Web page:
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[291] street, which they burned down. The rich goods in the stores on the block of Broadway, between Twenty-eighth and Twenty-ninth streets, turned the attention of the mob to plunder. It was estimated that the active rioters in this crowd were not over one hundred in number, but they were attended by an enormous horde, including women and children, who displayed a skilled expertness in appropriating property. Watches, bracelets, jewelry, and valuable goods of all kinds disappeared from the stores, as if by magic, and in an hour's time the whole block had been devastated and set on fire. It was completely destroyed. Simultaneously with these two outrages, a third and larger squad of rioters broke away in the direction of the Colored Orphan Asylum, on Fifth avenue and Forty-third and Forty-fourth streets.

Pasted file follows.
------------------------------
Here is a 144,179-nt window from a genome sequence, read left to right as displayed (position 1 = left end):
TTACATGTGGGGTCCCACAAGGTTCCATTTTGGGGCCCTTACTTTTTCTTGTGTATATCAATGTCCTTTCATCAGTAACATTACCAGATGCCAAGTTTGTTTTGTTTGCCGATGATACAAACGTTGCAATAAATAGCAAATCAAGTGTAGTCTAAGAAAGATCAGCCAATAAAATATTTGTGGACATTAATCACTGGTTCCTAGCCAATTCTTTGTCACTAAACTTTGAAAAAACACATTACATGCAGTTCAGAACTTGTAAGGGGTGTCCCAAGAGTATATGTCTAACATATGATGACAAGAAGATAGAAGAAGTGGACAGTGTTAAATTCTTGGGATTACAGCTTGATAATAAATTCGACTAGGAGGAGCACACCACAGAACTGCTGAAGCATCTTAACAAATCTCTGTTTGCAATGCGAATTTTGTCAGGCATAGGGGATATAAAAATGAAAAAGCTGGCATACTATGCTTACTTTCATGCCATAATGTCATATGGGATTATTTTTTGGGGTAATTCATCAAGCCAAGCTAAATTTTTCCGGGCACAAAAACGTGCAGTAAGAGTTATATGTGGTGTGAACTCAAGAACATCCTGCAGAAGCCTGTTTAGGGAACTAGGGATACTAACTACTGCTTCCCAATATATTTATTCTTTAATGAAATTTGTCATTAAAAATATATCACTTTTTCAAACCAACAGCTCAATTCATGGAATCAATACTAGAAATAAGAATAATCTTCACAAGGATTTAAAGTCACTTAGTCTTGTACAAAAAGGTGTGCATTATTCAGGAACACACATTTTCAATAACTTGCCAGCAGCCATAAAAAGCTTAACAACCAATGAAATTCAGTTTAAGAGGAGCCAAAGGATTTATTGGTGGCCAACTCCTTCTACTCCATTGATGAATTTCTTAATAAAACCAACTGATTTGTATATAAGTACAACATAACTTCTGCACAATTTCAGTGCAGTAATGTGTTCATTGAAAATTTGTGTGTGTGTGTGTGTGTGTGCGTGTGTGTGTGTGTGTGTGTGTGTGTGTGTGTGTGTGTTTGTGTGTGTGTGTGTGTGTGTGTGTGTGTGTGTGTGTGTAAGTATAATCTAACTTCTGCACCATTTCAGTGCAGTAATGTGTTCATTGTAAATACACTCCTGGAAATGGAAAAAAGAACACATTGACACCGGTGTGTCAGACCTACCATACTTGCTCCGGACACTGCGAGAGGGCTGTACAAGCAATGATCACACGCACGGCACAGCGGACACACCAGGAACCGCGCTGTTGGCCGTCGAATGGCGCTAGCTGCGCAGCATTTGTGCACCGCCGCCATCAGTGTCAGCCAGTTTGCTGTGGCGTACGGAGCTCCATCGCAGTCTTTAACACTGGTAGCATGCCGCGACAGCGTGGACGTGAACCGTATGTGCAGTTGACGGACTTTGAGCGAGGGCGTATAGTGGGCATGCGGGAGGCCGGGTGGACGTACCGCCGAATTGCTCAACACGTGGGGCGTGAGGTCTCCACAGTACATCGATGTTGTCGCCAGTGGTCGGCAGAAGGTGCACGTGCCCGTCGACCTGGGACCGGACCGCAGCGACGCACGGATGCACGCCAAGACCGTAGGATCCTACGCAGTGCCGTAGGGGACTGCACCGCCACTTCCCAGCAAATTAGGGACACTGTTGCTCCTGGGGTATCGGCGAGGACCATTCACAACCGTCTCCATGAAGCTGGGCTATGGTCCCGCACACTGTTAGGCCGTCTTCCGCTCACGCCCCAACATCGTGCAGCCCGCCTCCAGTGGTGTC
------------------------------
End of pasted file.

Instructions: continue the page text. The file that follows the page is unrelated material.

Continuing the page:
The old antipathy of the Irish to the negroes had already been given full vent, and since noon had manifested itself in various parts of the city-even those remote from the scenes of worst outrage-by a sort of desultory persecution of black people wherever they were met. The station-houses were filled with the hounded creatures seeking protection; and about the time of the attack on the orphan asylum, a colored cartman had been murdered, mutilated, hanged, and burned, in Clarkson street, under circumstances of atrocity unparalleled in civilized communities. On their way, the mob stopped to sack and burn two valuable dwellings, on Lexington avenue, after which the orphan asylum was subjected to a pillage, which lasted nearly two hours; and the edifice was then, despite the earnest efforts of the firemen, burned to the ground. The inmates had been removed before the mob's arrival. Soon after this, the crowd, flushed with success and maddened with liquor, made a demonstration on the police headquarters. They were met, in Broadway, near Amity street, by Inspector Daniel Carpenter, who, after a brief struggle, drove them back with terrible punishment. No more spirited fight took place during the entire riots than this one, in which a desperate mob, armed with every description of weapon, and numbering several thousand, was totally routed by two hundred policemen, armed solely with their clubs. A similar scene was enacted at about seven o'clock in the evening, when an attack was made on the Tribune building. Here, again, the crowd was enormously in excess of the police; and here, again, the latter swept the ruffianly assailants before them like chaff before an autumn breeze. This ended the heavy fighting of the day, though minor disturbances occurred at various points during the evening, including the burning of Postmaster Wakeman's house, in Eightysixth

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